Toba is a supervolcano in the middle of the Indonesia island of Sumatra.
A large lake, 100km long and 30 km wide, now sits in the calderas.
the Dutch geologist van Bemmelen, in 1949, first found that Lake Toba was surrounded by a vast layer of ignimbrite rocks.
Later researchers found rhyolite ash similar to that in the ignimbrite around Toba in Malaysia and 3000 km away in India. The total amount of volcanic material ejected was found to be about 2,800 cubic kilometres.
The Toba eruption was dated at 73,000 ± 4000 years ago and led to a decrease in the average global temperatures by 3 to 3.5 degrees Celsius for several years. This massive environmental change is believed to have created population bottlenecks in the various human species that existed at the time.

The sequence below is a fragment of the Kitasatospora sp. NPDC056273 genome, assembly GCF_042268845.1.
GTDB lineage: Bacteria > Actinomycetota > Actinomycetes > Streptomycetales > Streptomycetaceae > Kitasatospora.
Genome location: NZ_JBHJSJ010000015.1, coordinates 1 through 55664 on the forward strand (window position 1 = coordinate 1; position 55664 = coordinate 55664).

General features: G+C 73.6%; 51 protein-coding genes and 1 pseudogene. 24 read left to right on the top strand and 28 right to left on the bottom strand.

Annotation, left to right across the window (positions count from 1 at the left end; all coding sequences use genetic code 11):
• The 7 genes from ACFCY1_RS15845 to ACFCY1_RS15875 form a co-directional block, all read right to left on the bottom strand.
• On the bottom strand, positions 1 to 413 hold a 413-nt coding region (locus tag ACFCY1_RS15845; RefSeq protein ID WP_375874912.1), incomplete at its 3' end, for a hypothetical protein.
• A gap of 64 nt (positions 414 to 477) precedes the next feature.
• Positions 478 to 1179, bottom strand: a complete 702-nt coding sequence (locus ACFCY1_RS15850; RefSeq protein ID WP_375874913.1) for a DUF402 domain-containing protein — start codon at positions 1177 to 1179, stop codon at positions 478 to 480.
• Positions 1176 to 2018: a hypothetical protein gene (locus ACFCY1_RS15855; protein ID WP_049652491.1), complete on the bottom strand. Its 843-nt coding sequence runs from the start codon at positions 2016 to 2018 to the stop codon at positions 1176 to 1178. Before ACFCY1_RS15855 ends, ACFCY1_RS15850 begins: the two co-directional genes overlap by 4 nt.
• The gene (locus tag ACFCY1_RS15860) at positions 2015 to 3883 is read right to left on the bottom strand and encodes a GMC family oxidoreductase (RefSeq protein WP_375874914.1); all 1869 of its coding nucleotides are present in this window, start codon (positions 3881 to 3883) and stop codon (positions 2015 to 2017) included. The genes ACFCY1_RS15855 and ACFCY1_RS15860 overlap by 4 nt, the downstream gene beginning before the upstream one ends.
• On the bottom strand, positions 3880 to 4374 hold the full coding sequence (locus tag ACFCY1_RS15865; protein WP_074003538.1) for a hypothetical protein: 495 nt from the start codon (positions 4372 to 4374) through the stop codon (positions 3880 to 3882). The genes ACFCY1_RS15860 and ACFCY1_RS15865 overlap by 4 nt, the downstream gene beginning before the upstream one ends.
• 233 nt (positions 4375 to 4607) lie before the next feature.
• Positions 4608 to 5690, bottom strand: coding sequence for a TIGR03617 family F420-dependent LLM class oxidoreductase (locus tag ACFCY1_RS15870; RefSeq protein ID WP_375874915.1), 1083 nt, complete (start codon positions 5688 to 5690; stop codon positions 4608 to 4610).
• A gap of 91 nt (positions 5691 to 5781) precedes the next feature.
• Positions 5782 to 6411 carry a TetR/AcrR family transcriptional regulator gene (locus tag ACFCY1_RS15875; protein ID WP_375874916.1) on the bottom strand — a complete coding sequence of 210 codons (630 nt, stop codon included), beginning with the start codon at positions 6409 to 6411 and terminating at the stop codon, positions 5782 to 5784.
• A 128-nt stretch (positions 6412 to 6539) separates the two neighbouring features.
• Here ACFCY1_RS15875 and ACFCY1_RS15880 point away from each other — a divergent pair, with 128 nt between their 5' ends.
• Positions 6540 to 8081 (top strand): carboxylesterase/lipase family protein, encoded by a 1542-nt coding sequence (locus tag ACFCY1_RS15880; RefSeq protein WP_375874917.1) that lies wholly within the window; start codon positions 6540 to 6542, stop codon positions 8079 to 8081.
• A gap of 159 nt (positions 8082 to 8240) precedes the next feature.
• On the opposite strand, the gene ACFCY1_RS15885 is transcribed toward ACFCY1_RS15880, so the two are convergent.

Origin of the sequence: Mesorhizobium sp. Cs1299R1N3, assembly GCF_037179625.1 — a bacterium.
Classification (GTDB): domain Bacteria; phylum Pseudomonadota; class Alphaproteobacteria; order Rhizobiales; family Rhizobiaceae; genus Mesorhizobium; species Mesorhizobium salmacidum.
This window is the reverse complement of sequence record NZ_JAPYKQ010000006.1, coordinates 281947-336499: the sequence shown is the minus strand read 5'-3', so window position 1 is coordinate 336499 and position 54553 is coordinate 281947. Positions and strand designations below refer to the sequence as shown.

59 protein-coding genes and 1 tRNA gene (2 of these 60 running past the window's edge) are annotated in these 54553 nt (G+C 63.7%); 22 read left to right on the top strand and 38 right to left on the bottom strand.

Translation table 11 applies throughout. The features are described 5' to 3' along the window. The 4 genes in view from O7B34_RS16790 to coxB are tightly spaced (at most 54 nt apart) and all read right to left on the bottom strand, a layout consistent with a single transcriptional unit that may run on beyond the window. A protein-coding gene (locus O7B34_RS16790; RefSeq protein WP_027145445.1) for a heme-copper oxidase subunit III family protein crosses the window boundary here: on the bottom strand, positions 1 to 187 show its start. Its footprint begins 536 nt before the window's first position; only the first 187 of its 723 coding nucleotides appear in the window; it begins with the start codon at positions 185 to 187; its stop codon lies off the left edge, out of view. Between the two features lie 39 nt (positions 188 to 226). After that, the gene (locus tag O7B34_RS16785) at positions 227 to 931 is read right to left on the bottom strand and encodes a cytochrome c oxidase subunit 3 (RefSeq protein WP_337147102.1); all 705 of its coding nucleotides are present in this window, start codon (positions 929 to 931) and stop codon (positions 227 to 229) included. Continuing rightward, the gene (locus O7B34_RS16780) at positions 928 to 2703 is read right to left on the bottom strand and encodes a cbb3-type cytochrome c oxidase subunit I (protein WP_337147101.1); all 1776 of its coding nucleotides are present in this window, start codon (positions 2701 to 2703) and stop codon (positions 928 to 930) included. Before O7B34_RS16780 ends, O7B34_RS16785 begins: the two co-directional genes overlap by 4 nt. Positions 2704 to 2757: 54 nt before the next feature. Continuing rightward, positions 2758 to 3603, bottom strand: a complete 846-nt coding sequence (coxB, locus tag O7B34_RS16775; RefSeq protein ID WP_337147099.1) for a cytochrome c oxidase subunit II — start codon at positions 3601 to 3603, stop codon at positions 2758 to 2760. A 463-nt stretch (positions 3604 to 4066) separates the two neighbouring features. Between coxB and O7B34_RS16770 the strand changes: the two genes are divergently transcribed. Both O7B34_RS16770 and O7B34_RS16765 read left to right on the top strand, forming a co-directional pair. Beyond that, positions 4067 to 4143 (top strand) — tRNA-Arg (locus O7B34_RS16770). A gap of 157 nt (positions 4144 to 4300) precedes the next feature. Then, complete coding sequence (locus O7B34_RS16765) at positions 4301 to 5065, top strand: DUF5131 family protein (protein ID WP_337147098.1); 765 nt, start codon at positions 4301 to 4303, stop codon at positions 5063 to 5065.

Genetic evidence suggests that all humans alive today are descended from a very small population, perhaps around 1,000 individuals that managed to survive.
From the records it seems that Toba produces major eruptions every 300-400,000 years.